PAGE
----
Eight Hours

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By Dr. Lillian Mezey

What if there were something that could make you smarter, improve your memory, enhance your creativity, help you perform better, improve your mood, help prevent weight gain, protect against dementia, boost your energy and concentration, and promote a longer life? And what if this thing were free, natural, and without side-effects? Would you sign up? Would you want to provide it for your children?

Sleep can do all that and more, yet despite strong evidence of its benefits, we are getting less of it.  With industrialization has come electric lights allowing us to stay up later, television (and now internet and smart phones), inflexible work and school schedules (and early start times), shift work, and seemingly round-the-clock work pressure.

Sleep is complicated and still much of a mystery, even to sleep researchers. Over the course of a full night of sleep, our brain goes through different “stages” of sleep in repeated cycles of approximately 90 minutes each. First, we enter REM (rapid eye movement) sleep and then fall into deeper levels of non-REM sleep. Each sleep stage serves a different function, all important in different ways. 

Our culture seems to romanticize “short sleepers” (those who sleep fewer than 6 hours a night) as being more industrious, tougher, more successful. Except for a small percentage with a rare genetic mutation, the majority of those sleeping fewer than six hours a night on a regular basis are sleep-deprived and are probably functioning at a lower level than they would be otherwise.

In addition to helping us feel better and function better, getting enough sleep can literally be a life-saver. There is strong evidence, some new and surprising in its scope, describing the multitude of serious health risks associated with sleep deprivation. These include obesity, heart disease, stroke, diabetes, cancer, dementia, car accidents, depression and anxiety, and shorter life span. Adequate sleep, and a regular sleep schedule, acts as a natural mood stabilizer in bipolar disorder. It also strengthens our emotional resilience and ability to cope with stress (which we know, but tend to lose sight of!).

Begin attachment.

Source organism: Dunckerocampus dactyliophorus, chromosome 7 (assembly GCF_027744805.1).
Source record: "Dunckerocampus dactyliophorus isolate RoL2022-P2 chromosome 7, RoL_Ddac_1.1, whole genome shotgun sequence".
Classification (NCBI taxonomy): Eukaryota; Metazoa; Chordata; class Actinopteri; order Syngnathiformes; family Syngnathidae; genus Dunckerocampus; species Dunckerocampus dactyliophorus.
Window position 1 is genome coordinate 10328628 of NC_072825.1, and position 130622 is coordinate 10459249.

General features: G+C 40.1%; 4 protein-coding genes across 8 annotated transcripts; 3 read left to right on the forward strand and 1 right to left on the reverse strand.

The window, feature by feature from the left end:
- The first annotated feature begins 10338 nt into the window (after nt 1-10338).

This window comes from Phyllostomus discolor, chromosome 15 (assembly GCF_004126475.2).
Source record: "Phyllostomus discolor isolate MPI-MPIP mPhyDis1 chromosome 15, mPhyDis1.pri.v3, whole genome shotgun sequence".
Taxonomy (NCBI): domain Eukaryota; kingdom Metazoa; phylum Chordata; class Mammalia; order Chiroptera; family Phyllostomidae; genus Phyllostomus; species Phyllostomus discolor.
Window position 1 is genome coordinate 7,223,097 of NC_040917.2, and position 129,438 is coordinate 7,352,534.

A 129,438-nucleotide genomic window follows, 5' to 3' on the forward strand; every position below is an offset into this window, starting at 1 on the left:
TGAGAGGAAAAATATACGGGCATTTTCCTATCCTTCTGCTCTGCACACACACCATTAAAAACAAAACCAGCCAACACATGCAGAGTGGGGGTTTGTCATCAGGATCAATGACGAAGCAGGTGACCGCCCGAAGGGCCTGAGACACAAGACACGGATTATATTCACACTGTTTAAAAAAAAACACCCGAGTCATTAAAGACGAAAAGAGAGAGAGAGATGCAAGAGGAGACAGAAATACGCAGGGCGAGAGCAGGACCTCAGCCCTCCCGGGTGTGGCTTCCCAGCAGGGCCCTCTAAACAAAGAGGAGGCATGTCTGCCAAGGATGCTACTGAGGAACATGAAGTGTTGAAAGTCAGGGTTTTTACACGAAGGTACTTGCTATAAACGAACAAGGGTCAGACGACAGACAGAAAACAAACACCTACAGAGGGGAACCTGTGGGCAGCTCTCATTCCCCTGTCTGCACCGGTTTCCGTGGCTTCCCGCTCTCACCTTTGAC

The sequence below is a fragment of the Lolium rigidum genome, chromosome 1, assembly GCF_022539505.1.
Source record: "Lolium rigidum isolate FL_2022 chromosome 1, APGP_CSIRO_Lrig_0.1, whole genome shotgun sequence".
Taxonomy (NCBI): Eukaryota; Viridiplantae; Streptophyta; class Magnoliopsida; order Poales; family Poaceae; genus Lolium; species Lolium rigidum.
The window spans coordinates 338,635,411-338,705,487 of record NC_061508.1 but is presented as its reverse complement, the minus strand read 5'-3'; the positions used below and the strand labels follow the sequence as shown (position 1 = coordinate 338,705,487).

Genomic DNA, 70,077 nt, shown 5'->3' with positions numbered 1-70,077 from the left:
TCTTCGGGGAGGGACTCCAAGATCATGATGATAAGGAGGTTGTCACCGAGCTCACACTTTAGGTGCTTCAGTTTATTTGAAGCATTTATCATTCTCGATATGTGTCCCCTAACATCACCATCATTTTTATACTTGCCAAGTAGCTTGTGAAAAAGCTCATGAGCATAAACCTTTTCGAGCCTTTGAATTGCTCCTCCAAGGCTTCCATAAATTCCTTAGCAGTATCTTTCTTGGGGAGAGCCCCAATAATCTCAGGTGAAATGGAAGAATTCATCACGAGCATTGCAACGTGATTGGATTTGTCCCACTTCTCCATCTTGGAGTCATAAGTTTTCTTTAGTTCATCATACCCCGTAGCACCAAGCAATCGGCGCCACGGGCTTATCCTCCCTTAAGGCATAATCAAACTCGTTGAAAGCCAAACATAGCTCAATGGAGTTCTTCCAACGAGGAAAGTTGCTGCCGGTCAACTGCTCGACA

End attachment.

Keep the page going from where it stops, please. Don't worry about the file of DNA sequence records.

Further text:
Our sleep schedule is determined by several different factors. Understanding these can help us regulate our own. We have an internal biological sleep clock of just over 24 hours. This is further influenced by light and dark cues; darkness triggers the release of melatonin (the “vampire hormone”) in our brains, which signals to our brain and body that it’s time to sleep. Light cuts off melatonin release. This is why exposure to light in the evenings/night, especially the blue light of computer screens and cell phones, disrupts our sleep cycle. Another factor is a chemical called adenosine, which builds up in our system over the hours we are awake and causes “sleep pressure,” a strong urge to sleep. We all know what this feels like, when we just can’t keep our eyes open any longer. Caffeine blunts the effects of adenosine, which is why it can cause insomnia. Adenosine continues to build up in your system, however, even when you are under the influence of caffeine, leading to that familiar post-caffeine “crash.”

Genetically, some people seem to be hard-wired as “early birds” or “night owls.”  The remaining (thought to be about 80%) are somewhere in between. We all know how difficult it is to try to change our natural sleep cycles. I wish I could run regularly before work with my 5:30 a.m. running friends, but I’m just not wired for that. Generally, we feel best if we plan our sleep schedules around our own personal natural rhythms.